by A Siegel
As a native Washingtonian (okay, native of the area), one is almost weaned on protest as background noise. Moving around “monumental” and core Federal DC, it is hard to remember times without some form of protest. From (near)long-term Lafayette Park denizens protesting multiple administrations (both D and R), to large marches to sign carrying chanters outside the Supreme Court, to … protests are part of our lives and a quite clear symbol of American democracy and our fundamental right to petition the government and to protest (in support of and/or opposition to government action, for or against a potential policy, for or against a Supreme Court nominee, etc.).
How, the Park Service — in a 25 page, small print proposal — is calling for serious restrictions on the public’s, on American citizens’, First Amendment right to protest around the White House. That includes placing significant financial burdens on protesters. A reasonable summary of that 25 pages includes the following:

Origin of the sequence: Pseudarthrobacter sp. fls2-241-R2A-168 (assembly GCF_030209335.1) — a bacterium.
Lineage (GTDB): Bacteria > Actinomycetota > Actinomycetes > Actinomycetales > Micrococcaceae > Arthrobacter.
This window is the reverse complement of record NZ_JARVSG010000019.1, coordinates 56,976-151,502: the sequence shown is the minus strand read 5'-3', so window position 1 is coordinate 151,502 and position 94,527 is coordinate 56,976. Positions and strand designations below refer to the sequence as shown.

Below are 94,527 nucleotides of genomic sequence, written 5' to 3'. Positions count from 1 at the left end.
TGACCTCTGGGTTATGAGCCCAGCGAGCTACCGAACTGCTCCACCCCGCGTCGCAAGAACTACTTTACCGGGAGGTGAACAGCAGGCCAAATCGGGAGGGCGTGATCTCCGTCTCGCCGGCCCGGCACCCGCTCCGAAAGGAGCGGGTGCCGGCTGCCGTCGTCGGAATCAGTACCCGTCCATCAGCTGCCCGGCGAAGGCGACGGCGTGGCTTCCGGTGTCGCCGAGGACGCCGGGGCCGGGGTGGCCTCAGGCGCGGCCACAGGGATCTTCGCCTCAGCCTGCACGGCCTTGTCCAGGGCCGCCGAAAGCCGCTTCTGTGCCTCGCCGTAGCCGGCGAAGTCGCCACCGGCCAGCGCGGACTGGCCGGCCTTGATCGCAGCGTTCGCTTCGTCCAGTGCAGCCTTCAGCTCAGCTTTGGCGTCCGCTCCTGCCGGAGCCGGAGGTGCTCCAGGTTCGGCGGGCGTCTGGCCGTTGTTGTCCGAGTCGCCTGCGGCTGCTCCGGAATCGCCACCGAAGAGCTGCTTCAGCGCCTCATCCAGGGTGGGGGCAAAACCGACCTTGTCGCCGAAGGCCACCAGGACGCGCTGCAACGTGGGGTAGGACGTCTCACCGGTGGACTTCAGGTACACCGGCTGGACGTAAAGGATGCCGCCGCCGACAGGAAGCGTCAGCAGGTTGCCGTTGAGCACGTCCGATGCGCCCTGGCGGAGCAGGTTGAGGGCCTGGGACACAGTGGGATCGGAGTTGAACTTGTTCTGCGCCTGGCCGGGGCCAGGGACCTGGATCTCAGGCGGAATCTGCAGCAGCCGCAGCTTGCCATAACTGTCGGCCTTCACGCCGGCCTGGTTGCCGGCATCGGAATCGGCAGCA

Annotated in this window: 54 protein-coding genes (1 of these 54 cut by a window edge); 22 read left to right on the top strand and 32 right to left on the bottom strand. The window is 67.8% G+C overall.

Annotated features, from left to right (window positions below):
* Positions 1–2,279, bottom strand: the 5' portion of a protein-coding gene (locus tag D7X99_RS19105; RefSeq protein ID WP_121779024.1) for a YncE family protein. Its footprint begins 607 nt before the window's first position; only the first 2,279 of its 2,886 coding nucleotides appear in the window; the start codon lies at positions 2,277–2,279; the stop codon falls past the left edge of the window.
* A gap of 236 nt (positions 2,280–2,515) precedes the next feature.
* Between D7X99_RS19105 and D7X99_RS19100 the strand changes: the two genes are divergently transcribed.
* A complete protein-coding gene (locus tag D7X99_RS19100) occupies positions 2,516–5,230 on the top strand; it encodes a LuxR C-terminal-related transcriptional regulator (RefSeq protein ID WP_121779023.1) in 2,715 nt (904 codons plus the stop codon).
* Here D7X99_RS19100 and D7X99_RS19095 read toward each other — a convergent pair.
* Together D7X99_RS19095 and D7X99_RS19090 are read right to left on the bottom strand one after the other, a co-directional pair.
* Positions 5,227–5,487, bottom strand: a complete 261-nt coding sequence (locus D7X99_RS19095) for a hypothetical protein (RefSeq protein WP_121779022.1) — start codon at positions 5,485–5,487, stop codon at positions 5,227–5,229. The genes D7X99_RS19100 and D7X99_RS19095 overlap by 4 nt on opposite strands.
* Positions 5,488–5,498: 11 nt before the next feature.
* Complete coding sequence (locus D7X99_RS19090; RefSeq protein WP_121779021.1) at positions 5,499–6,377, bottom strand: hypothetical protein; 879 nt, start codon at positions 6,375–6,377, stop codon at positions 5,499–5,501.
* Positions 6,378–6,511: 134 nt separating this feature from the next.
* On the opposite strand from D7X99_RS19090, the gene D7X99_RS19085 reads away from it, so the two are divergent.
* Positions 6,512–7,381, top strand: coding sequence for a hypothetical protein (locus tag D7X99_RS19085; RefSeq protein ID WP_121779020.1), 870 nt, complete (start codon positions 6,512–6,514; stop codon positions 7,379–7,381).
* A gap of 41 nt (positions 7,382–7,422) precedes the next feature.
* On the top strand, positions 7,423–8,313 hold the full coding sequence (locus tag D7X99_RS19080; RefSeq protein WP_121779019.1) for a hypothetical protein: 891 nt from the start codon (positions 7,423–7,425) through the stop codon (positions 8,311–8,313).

- The space available for protest within sight of the White House will be significantly reduced;
- Ability to leverage reasonable technology (such as loudspeakers and even small stages) will be seriously curtailed;
- Protesters will be charged for using that space to protest.
Per the First Amendment, speech is free. But apparently, as far as the Trump Park Service is concerned, speech should be free only as long as it isn’t where anyone who matters might hear it or be disturbed about it.